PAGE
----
In that there is no preview outside the dialog box there is no preview inside the dialog box all you have is this Blur Center function. I am going to go ahead and stick with the Spin function, which spin things around the center point and I am going to take this value. Notice this I am pressing Shift up arrow and it doesn't work. You actually have to manually adjust this option here. That's how old this filter is. You could also enter a value if you want to but it really hasn't be touched since the Photoshop equivalent of the Stone Age. There are a lot of things got updated in starting about Photoshop 3 with previews and with up and down arrow control and all this other stuff.
And Radial Blur dismissed the boat there, but very powerful function as I say so blur method will leave set to spin you can see what it's going to do and quality you can set between draft which will be pretty noisy, good which has a little bit of noise and then best which has the least amount of noise associated with it. They are all a little bit noisy. Though as it turns out best is awfully slow, also so I would typically stick with good. I mean on modern machines draft isn't all that much faster than good so I might as well just stick with good and of course they are going to slow down when you are working on larger and larger images.
Alright notice that you can you can drag this blur center around if you want to. I am going to leave it set pretty much where it was because I don't want to damage the fact that it was nice and centered even though I already have. There is no way to snap it right back to the middle there. I wish it was. Anyway I am going to move that to the center and you will see that it's not working from the center of the layer it's going to be working from the center of the entire image so I will click OK and you will notice of course that it spins with respect as I said from the center of the image.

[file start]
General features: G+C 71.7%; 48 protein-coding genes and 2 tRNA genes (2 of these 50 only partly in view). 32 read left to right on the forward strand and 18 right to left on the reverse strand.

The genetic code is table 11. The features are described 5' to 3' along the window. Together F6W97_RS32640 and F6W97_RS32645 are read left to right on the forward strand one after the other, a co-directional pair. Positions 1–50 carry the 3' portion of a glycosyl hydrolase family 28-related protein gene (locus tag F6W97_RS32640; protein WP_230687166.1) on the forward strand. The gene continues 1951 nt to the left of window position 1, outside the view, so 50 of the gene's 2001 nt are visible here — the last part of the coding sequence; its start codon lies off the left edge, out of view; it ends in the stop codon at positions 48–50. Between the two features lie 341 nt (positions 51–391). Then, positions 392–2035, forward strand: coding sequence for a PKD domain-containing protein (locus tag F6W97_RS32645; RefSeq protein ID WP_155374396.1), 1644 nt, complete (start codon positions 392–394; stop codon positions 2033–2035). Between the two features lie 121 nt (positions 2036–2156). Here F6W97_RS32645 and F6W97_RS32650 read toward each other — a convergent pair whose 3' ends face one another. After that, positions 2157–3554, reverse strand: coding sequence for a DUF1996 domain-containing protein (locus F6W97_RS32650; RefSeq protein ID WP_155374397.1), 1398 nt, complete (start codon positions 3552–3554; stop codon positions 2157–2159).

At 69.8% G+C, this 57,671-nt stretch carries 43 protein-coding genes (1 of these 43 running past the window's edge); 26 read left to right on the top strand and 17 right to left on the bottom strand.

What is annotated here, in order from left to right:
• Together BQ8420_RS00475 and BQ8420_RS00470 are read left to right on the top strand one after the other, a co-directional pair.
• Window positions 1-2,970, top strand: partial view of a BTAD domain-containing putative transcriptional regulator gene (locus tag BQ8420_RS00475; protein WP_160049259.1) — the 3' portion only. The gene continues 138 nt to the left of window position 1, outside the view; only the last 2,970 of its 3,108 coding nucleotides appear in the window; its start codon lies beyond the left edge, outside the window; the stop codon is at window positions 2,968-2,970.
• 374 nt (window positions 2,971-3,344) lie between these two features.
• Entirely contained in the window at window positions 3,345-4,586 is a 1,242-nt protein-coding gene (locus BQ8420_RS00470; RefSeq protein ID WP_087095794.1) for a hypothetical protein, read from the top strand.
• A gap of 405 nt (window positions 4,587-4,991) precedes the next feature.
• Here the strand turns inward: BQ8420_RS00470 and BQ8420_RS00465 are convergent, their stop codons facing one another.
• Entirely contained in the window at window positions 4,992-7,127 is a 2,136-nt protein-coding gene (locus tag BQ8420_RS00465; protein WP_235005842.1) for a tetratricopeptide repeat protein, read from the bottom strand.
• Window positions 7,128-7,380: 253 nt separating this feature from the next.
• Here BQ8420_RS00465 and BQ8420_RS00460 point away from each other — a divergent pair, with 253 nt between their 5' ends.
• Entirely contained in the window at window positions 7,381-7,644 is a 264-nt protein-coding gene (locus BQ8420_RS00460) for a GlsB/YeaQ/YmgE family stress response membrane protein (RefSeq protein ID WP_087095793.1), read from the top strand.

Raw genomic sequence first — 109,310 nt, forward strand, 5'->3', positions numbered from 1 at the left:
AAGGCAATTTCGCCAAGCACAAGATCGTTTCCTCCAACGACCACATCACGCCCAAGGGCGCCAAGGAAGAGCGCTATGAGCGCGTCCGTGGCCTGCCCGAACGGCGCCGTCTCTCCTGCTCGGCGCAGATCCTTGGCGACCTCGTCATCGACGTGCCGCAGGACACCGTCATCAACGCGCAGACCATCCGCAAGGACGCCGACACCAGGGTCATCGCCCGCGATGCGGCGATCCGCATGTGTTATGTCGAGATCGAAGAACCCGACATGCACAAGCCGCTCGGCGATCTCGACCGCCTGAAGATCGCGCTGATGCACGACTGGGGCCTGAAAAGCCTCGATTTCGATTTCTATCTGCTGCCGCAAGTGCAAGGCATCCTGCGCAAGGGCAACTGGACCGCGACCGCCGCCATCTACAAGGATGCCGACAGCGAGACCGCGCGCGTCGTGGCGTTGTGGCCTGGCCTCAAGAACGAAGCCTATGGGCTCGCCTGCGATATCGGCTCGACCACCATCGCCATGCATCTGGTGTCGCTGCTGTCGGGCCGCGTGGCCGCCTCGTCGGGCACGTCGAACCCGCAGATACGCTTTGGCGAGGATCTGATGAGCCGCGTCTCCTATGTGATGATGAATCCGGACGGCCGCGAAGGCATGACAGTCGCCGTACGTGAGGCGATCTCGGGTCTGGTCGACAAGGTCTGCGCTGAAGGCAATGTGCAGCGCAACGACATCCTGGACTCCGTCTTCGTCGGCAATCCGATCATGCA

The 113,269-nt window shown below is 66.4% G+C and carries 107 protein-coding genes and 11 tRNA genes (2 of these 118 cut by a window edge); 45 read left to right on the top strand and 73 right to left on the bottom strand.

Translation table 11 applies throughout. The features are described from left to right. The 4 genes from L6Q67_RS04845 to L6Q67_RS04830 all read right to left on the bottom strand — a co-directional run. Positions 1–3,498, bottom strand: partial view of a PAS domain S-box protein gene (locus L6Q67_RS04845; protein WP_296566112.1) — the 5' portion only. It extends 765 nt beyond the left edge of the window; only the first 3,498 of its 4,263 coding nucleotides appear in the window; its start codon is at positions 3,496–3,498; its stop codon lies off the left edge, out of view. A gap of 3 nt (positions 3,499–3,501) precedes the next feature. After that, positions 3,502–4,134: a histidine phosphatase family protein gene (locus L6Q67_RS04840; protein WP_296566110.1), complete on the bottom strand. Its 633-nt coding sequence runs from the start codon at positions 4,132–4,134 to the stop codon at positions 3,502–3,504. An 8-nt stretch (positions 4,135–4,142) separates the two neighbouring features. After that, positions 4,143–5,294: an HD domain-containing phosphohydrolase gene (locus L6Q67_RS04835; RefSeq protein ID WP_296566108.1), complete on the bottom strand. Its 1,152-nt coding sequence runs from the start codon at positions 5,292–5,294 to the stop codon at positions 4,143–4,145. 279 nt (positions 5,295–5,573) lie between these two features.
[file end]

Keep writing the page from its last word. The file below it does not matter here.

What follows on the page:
So we get this Radial Blur going around like this. That's okay I guess it's kind of interesting but it's not what I am looking for. What if you want to spin the layer around its own center point, well you could monkey around with that center control which is a real hit or miss proposition I mean you are just going to hunting and packing for a while to figure out where exactly you should put that center point because you have no context for it. You are working inside of, I will go ahead and show you again. We are working inside of a square that's kind of a problem and our image is rectangular and we have no idea where everything fits in respect to this square we don't know if it stretches out.